Iridescence has evolved on Earth several times, as in the nacre of mollusc shells, the feathers of birds, and the shells of insects like beetles.
They all share a common structure: nanoscale molecules that refract different wavelengths of light depending on the angle that the light reflects.
It is very hard to draw.
Conceptualizing and Representing
The way I’ve started conceptualizing it is that there are two “light sources”. One is the natural light source that we all learn about in drawing class. It lights the side closest to the light, then casts increasing shadows as the subject’s surfaces turn away from the source. It leaves a specular highlight if the surface is shiny, reflecting onto the eyes of the observer.
The other “light source” is conditional: it’s the eye of the viewer, itself. Instead of casting single color of light, it casts a spectrum. Instead of turning from the pure light color to black, it goes through a spectrum determined by the precise nanostructure of the surface. That tends to be a slow rotation around the color wheel, followed by an abrupt shift to a contrasting color at a certain angle, followed by an even more abrupt shift to black as the nanostructure stops reflecting toward the viewer at all.
Because iridescence has evolved so many times, we have to wonder what benefit it confers on the genes that produce it.
As far as I’m able to determine:
- It provides active camouflage. You might think that such a visually spectacular feature would make a creature stand out, but, like a zebra or tiger’s stripes, it dissociates the shape of the individual from the light reflecting off of it. Iridescence, like transparency, makes it hard to discern the edges of the creature. As in the zebra and tiger examples, profile-breaking camouflage is beneficial to predators who hunt vision-using prey and prey that are avoiding vision-using predators.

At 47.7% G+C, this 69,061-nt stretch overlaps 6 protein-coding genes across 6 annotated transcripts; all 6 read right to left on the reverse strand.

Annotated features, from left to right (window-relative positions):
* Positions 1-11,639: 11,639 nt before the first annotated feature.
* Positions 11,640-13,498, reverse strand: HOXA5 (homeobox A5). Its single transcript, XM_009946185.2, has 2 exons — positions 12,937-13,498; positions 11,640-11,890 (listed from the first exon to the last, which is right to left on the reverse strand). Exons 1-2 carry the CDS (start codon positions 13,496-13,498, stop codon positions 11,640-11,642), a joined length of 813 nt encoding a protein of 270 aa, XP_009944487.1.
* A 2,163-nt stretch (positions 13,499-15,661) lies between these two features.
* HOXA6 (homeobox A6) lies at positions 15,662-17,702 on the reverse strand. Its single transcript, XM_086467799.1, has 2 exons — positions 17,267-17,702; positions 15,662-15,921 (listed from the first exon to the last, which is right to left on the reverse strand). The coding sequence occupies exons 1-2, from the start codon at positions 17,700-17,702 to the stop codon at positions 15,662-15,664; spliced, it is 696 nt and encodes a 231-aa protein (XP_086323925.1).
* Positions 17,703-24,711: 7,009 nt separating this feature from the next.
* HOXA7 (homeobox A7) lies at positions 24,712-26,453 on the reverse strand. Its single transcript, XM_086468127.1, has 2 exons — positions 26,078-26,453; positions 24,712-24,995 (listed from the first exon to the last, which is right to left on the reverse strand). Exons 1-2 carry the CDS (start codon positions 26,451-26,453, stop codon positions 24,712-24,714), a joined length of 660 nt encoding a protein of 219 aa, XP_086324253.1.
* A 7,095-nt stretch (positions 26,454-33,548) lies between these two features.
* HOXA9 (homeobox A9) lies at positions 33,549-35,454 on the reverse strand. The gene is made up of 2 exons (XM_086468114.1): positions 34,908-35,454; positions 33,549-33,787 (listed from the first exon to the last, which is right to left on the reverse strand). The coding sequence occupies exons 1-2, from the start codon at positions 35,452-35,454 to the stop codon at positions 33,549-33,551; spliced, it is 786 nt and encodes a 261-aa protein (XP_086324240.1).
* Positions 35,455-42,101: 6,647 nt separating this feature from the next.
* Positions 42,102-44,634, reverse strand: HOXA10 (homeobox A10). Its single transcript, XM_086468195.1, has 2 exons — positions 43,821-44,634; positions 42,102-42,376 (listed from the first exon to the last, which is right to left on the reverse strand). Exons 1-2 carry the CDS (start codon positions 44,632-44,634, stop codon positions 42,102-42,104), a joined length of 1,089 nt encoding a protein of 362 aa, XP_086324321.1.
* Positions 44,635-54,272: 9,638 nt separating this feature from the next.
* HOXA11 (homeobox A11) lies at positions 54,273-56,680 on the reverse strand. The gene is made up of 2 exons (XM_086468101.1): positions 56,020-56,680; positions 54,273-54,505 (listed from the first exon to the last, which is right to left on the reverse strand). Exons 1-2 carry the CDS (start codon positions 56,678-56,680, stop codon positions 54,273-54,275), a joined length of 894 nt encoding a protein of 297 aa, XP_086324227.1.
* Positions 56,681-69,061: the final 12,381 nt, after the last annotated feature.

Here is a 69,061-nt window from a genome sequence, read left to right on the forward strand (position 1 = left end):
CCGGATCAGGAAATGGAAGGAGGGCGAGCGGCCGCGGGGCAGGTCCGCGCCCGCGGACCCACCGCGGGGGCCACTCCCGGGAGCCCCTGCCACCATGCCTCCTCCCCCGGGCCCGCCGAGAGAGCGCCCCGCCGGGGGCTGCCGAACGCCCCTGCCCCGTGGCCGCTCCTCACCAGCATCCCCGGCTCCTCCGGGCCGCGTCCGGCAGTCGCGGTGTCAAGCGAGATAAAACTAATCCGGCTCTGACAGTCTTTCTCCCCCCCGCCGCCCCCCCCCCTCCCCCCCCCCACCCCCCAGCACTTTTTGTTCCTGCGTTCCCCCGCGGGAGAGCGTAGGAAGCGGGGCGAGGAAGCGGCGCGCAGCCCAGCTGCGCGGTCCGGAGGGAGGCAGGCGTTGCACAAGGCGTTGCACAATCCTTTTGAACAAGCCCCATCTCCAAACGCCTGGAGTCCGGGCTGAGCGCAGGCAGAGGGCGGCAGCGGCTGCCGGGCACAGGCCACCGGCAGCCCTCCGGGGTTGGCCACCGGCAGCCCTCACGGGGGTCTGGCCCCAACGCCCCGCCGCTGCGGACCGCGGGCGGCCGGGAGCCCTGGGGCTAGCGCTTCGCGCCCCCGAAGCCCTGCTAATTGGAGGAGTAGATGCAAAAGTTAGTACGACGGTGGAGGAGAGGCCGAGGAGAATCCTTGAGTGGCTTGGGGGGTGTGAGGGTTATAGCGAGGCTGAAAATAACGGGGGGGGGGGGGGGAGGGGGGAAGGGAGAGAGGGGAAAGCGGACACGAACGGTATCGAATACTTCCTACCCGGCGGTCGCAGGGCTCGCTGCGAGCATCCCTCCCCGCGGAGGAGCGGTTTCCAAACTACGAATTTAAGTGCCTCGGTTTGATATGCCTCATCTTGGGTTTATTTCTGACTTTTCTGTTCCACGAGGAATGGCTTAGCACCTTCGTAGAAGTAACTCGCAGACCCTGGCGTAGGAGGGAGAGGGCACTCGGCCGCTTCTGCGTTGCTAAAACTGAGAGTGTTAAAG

- It’s hydrophobic. One of the most central spacification of a creature’s metabolism is its operating temperature. Some creatures, like mammals and dinosaurs, have a rich evolutionary history of homeostatic processes, like the air-cooling bones of sauropods and our own ability to shiver and sweat. Insects, however, can’t do that. The colder they get, the slower their metabolic processes become, making them vulnerable to faster, less energy-efficient predators like us. They tend to be small (though there were once cat-sized insects on Earth when conditions were quite different), which means their surface area:volume ratio is very low, so they cool down fast. The ability to shed water keeps them from critically losing their body heat every time it rains.
- It’s visually stunning. Bird feathers have no pigments or dyes in them. If you grind up bird features, you’ll find a pale, grey dust that looks like skin flakes. Instead, birds (and probably other kinds of dinosaurs) use(d) iridescence to enable each other to recognize potential mates, as in the case of the cardinals outside my window right now. It also allows them to recognize other members of their own species so they can flock with individuals who probably won’t eat them. (No guarantees. Birds can be real jerks.) That cardinal’s sexual display aspect, though, is where iridescence gets really crazy for Dinosauria: just look at a peacock or a parrot or starling. Those glittering colors are an indicator of health. It means that the nanostructures aren’t clogged by dirt or damaged in some other way. For a bird, that is sexy.
I’ve still got a way to go before I understand completely how to represent iridescence, but I’m pretty sure it’s going to come up more, now that I’m getting a handle on it.
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